Indonesia, one of Southeast Asia’s most vibrant and upcoming e-commerce markets, welcomes a new entrant today after Bizzy, a B2B-focused marketplace, officially opened its service in the country.
Backed by $2.5 million from regional VC firm Ardent Capital, Bizzy aims to be a success in a challenging space that eluded Rocket Internet and has largely gone untapped by startups in Southeast Asia.
Rocket Internet, which includes a $3.45 billion rate fashioned-focused commerce arm among its portfolio of companies, was unable to crack B2B in Southeast Asia. Its OfficeFab venture, which provided office supplies, closed down in 2013 after failing to hit its marker. Even OfficeYes, Rocket Internet’s related venture in India — which absorbed talent and resources from OfficeFab following its shuttering — is in the dead pool.
So what is Bizzy doing differently to have a shot at success?
For one thing, it is aiming to be broader than just office supplies, Bizzy CEO and co-founder Peter Goldsworthy told TechCrunch in an interview.
Indeed, the site’s front page alone shows battery packs, room spray, and electronics are among the goods on offer. Bizzy’s product catalog covers standard office supplies, cleaning, foodstuffs, electronic and services.
The latter is particularly interesting. Right now the services are mostly tech support related but others — including HR, sales and operations — are planned for the future. Goldsworthy said the company will bundle some services alongside its physical products.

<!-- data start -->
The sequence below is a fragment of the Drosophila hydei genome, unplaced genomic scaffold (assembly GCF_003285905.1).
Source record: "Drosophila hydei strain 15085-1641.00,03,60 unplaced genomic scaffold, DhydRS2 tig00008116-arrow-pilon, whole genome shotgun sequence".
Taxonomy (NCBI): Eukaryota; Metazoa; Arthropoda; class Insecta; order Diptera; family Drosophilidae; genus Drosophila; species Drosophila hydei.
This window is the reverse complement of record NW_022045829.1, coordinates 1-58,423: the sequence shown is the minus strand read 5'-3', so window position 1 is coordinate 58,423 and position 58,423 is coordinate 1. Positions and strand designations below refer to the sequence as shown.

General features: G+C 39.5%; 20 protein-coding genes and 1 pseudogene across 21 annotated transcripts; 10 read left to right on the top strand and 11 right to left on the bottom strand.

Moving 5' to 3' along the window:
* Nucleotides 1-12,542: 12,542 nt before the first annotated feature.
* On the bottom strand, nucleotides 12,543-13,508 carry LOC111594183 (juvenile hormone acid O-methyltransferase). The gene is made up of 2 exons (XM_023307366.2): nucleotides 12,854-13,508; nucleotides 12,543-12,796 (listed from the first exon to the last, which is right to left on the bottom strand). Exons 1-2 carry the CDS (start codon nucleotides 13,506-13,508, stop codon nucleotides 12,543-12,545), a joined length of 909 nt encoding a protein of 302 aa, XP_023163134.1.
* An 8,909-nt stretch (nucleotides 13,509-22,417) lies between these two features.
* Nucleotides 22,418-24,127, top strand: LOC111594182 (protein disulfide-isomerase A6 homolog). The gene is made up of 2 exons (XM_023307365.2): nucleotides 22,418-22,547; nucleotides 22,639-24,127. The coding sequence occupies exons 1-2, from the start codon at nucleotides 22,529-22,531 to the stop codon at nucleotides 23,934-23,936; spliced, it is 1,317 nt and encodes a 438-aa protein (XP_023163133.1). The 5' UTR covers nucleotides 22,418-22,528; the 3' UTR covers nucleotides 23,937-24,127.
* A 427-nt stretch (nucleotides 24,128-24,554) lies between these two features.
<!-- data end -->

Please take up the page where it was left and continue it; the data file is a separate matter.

“One deal gives companies who buy a year of printing paper one free hour of printer support,” he said. “We’ve researched all the things that company’s do. We know that, for example, if the printer gets stuck it’s so often the receptionist or admin who has to fix it.”
Beyond a broader focus on holistic office needs, Bizzy is also targeting companies that — right now — have convoluted processes for buying for the office by offering a streamlined flow for getting items approved and bought quicker. For example, Bizzy allows the purchaser to send their order to their point of approval before the order is closed, speeding up a process that can take days with paperwork.
Finally, as an Ardent Capital company — Bizzy was born out of the firm’s Ardent Labs project in Indonesia — Bizzy can tap into a strong network. That includes sibling companies like aCommerce, the logistics firm present across Southeast Asia and backed by the likes of Docomo, as well as consumer-focused WhatsNew, which recently expanded into Indonesia.
“Sinar Mas made a major investment in Ardent, and then aCommerce has clients and potential synergies we can tap into,” Goldsworthy said on the subject of strategic relationships.
Australian Goldsworthy has been in Southeast Asia for a decade and worked with many of Ardent Capital’s founding team on other projects. He added that Bizzy’s team is keen to take the service regional sooner rather than later, much like Ardent Capital’s other profile companies.
Right now, the company has a staff of 37, but Goldsworthy foresees that number expanding as the company moves into other markets in Southeast Asia. Bangkok and Manilla are high on his wishlist at this point.